Female protagonists, epic deities, a ‘big bad’ – and let me say that’s one thing that I actually think the book did not need. Further on you meet ‘a big bad’ on top of a few other ‘bads’ wandering around. You’ll know who I’m talking about when you meet him, and it is a very stereotypical ‘big bad’ and one that I think the book absolutely did not need. It felt a bit like HBO trying to force blood/gore/elicit emotion that I was already feeling before the ‘big bad’ even showed up. I’m not even sure their role was needed at all. I might be alone in that feeling, but it seemed unnecessary.
I finished this book within a week, it was that good. It was a great epic fantasy read, and exactly what I was hoping for. Thankfully the second book is already out, and I’m thinking of picking it up as an audio book because Tim Gerard does the reading and apparently it’s quite amazing.
In an attempt to branch out from my typical genres, I decided to join a book club hosted by Random House, and this was their current book selection, along with a chat with the author taking place on December 3rd. When I initially signed up I did not expect to finish the book in time because there was less than a week to go, but I found myself pulled into the story right away and finished it with lots of time to spare.
Crow Lake is beautifully written, and incredibly emotional. You follow the story of a family who lives in a small farming community, from the perspective of a middle child. They undergo incredible tragedy early on and must either learn to cope, or lose the closeness of their family.
I had a bit of an issue with the main character’s perspective but I think it was because I found her hard to relate to. She was incredibly aloof and I found her to be self centered masked behind a “this is what I think is best for the family” persona.
The book also (in my opinion) ends rather abruptly. You’re very slowly and cautiously lead through the happenings of this family, painstakingly falling into their world bit by bit and it all builds up to one moment where everything is unleashed – and ends, within the same last section. It left me wondering and wanting more, which I suppose is the purpose.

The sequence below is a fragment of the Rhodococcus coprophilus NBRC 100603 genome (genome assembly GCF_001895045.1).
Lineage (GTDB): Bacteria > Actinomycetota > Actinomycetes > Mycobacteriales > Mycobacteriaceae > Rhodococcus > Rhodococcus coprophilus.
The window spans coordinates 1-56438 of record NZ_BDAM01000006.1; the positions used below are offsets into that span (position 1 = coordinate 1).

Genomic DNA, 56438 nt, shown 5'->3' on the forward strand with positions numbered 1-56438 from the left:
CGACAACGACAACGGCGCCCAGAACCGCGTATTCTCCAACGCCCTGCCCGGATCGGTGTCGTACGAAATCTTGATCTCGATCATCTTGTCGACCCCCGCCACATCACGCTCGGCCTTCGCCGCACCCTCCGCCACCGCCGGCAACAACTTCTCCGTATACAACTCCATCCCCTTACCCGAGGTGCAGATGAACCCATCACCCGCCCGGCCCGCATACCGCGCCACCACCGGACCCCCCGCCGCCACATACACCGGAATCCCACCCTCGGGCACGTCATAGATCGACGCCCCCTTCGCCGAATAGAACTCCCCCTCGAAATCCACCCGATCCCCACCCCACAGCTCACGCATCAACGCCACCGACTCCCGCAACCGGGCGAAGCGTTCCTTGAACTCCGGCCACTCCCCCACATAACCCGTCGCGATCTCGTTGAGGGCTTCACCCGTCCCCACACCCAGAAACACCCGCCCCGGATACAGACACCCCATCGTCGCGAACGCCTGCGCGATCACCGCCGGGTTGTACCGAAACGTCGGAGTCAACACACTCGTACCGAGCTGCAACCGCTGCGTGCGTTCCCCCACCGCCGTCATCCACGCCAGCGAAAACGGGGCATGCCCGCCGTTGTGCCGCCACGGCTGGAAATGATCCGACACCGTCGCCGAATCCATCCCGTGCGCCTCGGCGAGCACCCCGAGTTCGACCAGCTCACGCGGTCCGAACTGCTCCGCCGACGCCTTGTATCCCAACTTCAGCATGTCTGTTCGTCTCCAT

Still, I’m very glad I picked up Crow Lake and highly recommend it. A wonderful book by a fantastic Canadian author.
Who doesn’t like a great deal on books, especially when the funds are going towards charity? I first heard of the Humble Bundle through their video game sales, but quickly fell in love with the ebook bundle that they started putting out. The sale is simple. You can make a donation for any amount that you want, and you’ll get four books. If you donate above the minimum amount, you’ll get two extra books on top of it. It supports charity and you get to decide how much money goes where. The books are DRM-free and come in multiple formats, so you don’t have to worry if you’ve got a kindle or an ipad etc.
A fantastic collection of fantasy, science fiction, steampunk, and a little humor. I’ll be honest, since I’m not exactly a huge fan of science fiction I probably wouldn’t have given these books a chance, but a good deal will always win me over – and who knows, my reading taste is constantly shifting (hence the nomadic part of this blog) and there’s nothing stopping me from becoming a huge fan of the genre. I don’t personally see it happening anytime soon, but there’s always that ONE book out there that just completely wins you over that you never expected.
Being more of a fantasy reader of course I have read The Last Unicorn, and highly recommend it for those who haven’t read it yet. I’ve always been far more enthralled with reading books than watching movies, and that really holds true in this case.
The sale is on for another 9 days so if you’ve been sitting on the ledge about it keep in mind the money goes towards a great cause and you really can’t go wrong getting so many books at that price.